Identifying Nonlinear Components by Random Fields in the US GNP Growth. Implications for the Shape of the Business Cycle

Christian M. Dahl 1 , 1  and Gloria Gonzalez-Rivera 2 , 2
  • 1 Purdue University, cdahl@econ.au.dk
  • 2 University of California, Riverside, gloria.gonzalez@ucr.edu

Within a flexible parametric regression framework (Hamilton, 2001) we provide further evidence on the existence of a nonlinear component in the quarterly growth rate of the US real GNP. We implement a battery of new tests for neglected nonlinearity based on the theory of random fields (Dahl and Gonzalez-Rivera, 2003). We find that the nonlinear component is driven by the fifth lag of the growth rate. We show that our model is superior to linear and nonlinear parametric specifications because it produces a business cycle that when dissected with the BBQ algorithm mimics very faithfully the characteristics of the actual US business cycle. On understanding the relevance of the fifth lag, we find that the nonparametrically estimated conditional mean supports parametric specifications that allow for three phases in the business cycle: rapid linear contractions, aggressive short-lived convex early expansions, and moderate/slow relatively long concave late expansions.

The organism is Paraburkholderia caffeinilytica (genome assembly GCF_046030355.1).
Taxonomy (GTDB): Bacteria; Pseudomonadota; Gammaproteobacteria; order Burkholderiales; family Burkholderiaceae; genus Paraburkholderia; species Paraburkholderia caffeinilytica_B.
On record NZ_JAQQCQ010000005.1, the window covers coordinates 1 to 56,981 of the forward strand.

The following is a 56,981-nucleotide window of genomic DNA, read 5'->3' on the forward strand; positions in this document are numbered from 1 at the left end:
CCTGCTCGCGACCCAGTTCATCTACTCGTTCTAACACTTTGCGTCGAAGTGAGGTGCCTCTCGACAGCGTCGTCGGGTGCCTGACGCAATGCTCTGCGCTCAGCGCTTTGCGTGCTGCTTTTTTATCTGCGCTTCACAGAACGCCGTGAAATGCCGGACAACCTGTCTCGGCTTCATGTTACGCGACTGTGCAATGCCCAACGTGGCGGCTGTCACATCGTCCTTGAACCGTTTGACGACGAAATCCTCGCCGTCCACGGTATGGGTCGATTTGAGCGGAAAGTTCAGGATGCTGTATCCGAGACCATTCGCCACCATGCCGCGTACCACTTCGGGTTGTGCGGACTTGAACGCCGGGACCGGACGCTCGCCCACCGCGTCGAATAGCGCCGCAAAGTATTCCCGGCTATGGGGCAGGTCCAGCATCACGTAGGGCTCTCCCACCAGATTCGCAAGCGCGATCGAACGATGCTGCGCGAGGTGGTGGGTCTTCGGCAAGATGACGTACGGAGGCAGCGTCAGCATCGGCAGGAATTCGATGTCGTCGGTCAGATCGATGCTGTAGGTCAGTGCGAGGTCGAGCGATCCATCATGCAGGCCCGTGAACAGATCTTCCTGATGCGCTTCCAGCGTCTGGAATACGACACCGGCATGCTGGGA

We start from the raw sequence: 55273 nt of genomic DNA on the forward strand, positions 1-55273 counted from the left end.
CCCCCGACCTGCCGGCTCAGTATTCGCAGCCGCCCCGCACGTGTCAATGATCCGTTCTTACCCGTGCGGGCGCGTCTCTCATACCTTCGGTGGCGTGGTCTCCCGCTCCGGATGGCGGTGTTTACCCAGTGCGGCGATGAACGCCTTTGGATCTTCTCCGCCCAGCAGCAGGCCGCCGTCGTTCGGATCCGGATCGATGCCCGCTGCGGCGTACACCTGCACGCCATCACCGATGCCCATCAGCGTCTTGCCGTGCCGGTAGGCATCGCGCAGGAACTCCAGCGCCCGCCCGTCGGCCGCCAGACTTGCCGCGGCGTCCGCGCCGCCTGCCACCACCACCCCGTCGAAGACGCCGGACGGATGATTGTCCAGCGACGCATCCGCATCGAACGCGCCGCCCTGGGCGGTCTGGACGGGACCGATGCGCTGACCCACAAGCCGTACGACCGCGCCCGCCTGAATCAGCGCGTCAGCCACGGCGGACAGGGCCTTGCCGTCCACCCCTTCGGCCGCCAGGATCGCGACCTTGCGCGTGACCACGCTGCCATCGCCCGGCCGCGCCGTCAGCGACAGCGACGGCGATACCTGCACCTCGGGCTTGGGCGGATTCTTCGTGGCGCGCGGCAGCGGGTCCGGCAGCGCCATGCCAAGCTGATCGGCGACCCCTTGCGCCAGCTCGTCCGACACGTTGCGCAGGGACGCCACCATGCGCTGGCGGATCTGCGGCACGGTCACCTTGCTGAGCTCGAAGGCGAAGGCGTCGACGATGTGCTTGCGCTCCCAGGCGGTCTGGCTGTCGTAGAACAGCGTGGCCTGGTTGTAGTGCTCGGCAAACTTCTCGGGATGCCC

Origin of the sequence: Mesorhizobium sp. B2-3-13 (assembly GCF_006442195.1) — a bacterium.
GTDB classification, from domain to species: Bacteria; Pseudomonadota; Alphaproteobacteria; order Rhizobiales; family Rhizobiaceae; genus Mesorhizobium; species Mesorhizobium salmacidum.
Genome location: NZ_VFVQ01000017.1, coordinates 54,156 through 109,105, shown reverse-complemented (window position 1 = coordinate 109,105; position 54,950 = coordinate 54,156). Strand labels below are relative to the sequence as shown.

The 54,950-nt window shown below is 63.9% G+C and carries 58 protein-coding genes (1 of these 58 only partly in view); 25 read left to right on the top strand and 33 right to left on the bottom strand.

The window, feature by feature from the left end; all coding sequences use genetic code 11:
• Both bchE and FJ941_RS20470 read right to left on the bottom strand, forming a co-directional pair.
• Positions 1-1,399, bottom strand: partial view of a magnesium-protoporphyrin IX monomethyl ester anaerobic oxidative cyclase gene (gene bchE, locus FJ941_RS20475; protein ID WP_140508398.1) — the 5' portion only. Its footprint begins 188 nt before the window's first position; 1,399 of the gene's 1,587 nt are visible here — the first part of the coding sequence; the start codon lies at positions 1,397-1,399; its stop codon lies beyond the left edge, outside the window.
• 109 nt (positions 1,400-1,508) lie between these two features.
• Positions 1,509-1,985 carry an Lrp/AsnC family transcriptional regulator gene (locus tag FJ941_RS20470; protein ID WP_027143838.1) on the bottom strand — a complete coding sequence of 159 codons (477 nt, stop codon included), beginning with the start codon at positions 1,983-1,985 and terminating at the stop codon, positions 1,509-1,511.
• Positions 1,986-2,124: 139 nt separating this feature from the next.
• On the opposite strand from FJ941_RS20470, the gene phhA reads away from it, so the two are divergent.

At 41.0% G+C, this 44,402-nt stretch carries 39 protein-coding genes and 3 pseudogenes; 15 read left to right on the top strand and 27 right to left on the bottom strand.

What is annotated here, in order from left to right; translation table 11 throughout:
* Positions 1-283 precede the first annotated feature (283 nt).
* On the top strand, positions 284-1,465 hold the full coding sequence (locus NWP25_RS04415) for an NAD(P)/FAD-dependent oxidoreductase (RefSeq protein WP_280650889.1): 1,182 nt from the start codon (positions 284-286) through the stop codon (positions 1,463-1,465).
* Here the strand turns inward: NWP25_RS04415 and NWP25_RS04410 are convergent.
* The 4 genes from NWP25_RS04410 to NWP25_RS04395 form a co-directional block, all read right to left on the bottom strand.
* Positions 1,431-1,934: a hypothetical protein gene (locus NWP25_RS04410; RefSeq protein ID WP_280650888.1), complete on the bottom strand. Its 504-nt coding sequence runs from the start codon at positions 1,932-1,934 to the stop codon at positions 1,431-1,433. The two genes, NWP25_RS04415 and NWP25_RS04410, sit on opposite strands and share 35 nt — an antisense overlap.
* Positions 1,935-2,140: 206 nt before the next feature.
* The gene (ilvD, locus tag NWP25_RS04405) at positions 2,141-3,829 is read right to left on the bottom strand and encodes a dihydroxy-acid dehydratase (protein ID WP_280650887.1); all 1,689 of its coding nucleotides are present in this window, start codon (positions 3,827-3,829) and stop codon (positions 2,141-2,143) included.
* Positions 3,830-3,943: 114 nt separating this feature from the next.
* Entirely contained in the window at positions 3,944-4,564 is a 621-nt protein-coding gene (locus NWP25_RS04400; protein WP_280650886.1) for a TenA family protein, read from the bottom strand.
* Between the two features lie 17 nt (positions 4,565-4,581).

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SNDE recognizes that advances in statistics and dynamical systems theory can increase our understanding of economic and financial markets. The journal seeks both theoretical and applied papers that characterize and motivate nonlinear phenomena. Researchers are required to assist replication of empirical results by providing copies of data and programs online. Algorithms and rapid communications are also published.

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